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Siesta man is on a daily mission for a cleaner, safer beach

Rick Boyce has dedicated the past three years and eight months to cleaning up Siesta Key Beach.


Rick Boyce has made it a personal mission to make Siesta Key Beach a safer and healthier place to watch the waves.
Rick Boyce has made it a personal mission to make Siesta Key Beach a safer and healthier place to watch the waves.
Photo by Dariela Delgado
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Rick Boyce, 68, has lived in Sarasota for 60 years and is a true beachcomber.

He not only looks the part in flip flops, cargo shorts and a Florida shirt, but his accessories also help round out the image as someone who truly cares for the shoreline. 

Where ever he goes on the sand, he carries two pieces of equipment that are abstract to his outfit: a 5-gallon orange bucket and a pickup claw.

Boyce is a certified general contractor but has dedicated the past three years and eight months to cleaning up Siesta Key's beach to make it a safer and healthier place to watch the waves.

He has only missed a total of 12 days. When Hurricane Ian made its mark on Florida, he started cleaning Siesta Key Beach the day after.

“I was out cleaning the beach the very next morning. There were all kinds of things washed up on the main roads,” Boyce said.

What made him initially start cleaning the beach was after a couple roped off a section of beach near Siesta Key Beach Access 1.

“I would find shattered glass on the parking spots along the (North Shell) road next to the couples’ house,” Boyce said, adding that his aim at first was to keep beachgoers safe in the area. 

“I have made this my mission. I want everyone to do their part and make this a place where residents and visitors can admire the island.”

With the recent holidays, Boyce has found all kinds of debris that was left behind from beachgoers.

Confetti shaped as butterflies scattered the Siesta Key Beach on New Year's Eve.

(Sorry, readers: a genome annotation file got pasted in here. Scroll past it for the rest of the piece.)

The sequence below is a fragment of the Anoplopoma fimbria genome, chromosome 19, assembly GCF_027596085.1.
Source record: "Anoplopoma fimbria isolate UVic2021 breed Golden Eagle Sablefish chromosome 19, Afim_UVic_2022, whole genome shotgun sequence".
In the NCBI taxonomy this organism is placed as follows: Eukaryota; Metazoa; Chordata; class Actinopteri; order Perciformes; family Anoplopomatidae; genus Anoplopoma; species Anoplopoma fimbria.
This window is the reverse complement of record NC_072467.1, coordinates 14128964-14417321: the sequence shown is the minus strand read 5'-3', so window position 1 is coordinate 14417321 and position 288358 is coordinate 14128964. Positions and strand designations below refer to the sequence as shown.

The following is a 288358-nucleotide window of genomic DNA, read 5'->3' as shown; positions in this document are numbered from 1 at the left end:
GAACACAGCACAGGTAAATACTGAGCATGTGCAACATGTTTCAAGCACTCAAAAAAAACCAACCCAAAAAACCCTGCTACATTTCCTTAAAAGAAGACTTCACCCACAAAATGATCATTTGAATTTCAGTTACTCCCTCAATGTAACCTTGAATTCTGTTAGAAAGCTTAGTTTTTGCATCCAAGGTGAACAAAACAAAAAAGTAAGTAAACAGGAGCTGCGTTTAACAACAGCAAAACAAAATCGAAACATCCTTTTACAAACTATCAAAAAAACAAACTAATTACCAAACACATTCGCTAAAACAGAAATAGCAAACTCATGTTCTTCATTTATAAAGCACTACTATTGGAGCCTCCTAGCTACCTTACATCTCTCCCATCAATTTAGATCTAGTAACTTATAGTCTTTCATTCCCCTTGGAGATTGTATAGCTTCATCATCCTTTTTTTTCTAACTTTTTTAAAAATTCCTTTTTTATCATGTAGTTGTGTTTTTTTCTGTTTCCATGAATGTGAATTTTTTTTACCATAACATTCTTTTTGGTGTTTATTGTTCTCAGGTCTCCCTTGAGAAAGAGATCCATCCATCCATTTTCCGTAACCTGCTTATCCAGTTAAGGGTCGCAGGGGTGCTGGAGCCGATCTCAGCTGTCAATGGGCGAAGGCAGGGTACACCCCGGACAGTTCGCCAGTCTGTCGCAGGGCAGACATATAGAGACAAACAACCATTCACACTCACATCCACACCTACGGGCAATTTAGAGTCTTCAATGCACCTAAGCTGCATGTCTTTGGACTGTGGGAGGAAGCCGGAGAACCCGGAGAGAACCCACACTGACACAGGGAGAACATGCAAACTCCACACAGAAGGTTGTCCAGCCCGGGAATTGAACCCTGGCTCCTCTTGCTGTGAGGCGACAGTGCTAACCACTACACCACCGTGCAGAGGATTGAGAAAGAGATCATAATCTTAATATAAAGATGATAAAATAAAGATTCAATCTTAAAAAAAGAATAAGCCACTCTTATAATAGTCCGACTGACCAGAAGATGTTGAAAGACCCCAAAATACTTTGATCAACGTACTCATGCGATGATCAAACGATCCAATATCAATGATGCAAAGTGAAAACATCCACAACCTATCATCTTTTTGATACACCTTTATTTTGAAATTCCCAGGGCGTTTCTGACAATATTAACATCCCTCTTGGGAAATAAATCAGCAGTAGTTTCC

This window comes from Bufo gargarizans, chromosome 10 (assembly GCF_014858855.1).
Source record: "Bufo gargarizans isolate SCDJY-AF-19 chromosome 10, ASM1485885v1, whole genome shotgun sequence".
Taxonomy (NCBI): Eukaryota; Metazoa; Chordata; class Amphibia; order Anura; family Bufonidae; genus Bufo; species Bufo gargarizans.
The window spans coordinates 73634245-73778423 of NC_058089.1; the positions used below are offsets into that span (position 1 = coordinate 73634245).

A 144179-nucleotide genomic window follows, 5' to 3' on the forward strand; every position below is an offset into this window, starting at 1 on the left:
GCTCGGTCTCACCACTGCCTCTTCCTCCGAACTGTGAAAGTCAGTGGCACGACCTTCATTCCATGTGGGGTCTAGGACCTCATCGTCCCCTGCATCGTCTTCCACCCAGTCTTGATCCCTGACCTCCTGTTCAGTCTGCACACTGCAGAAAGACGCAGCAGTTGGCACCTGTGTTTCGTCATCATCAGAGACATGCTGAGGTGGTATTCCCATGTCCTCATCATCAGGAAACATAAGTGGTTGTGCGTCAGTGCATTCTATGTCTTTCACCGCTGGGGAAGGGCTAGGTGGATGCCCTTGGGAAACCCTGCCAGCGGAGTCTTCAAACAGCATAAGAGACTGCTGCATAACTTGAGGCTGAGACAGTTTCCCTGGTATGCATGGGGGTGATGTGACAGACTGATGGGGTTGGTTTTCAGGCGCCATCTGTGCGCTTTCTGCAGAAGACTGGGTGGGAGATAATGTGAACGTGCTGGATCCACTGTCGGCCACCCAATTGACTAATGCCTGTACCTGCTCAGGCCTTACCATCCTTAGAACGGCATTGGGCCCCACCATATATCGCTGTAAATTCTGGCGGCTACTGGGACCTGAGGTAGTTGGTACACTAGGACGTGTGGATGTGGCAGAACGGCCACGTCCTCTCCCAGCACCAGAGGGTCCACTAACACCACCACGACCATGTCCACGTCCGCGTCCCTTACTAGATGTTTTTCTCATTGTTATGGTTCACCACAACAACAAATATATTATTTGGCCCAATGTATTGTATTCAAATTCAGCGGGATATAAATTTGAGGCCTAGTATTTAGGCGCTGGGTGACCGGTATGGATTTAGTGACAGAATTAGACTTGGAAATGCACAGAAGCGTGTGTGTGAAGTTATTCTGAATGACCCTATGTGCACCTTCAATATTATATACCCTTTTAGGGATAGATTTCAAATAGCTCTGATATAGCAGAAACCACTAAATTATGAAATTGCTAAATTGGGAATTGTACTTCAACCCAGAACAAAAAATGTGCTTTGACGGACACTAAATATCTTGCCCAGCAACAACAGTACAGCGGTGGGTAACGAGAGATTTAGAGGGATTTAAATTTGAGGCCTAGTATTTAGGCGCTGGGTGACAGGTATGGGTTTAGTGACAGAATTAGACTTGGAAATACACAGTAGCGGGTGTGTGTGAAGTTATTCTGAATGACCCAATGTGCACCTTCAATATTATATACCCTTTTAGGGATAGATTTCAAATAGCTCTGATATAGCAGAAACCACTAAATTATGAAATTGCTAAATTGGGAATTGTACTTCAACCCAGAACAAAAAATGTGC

Photo by Dariela Delgado

“On New Year Eve, there was a group that shot confetti guns with butterfly-shaped confetti, but if you look closely, it doesn’t decompose,” Boyce said. “This is bad for our marine life. A fish will see this and eat it right up.” 

Boyce had used a leaf blower to remove the thousands of butterfly-shaped confetti from the sand and onto the road so he could sweep it up and into the trash, but he still finds some while out.

Boyce believes that the first step to a cleaner beach starts with education, saying that it is crucial to learn about the difference between trash and compost. He adds that sea life is our environment as well because Sarasota residents live on or near the coast. 

“I believe that change has to start with education,” Boyce said. “When you see an actor in a movie smoke a cigarette, what do they do with the butt? They throw it on the ground and step on it, and people think it’s OK to do the same. It’s a crime to litter.”

Boyce can be spotted with his bright orange bucket every day at the break of dawn at Siesta Key North Bridge and throughout Siesta Key Beach. 

“Picking up a little does a lot. If you see something extra, take it with you. Be kinder than the next person.” Boyce said.

 

author

Dariela Delgado

Dariela is the Sarasota community reporter for the Observer. After graduating from Florida State University with degrees in English and education, she’s been a writer and an editor for publications in Tallahassee and Sarasota. In her free time she gives violin lessons.

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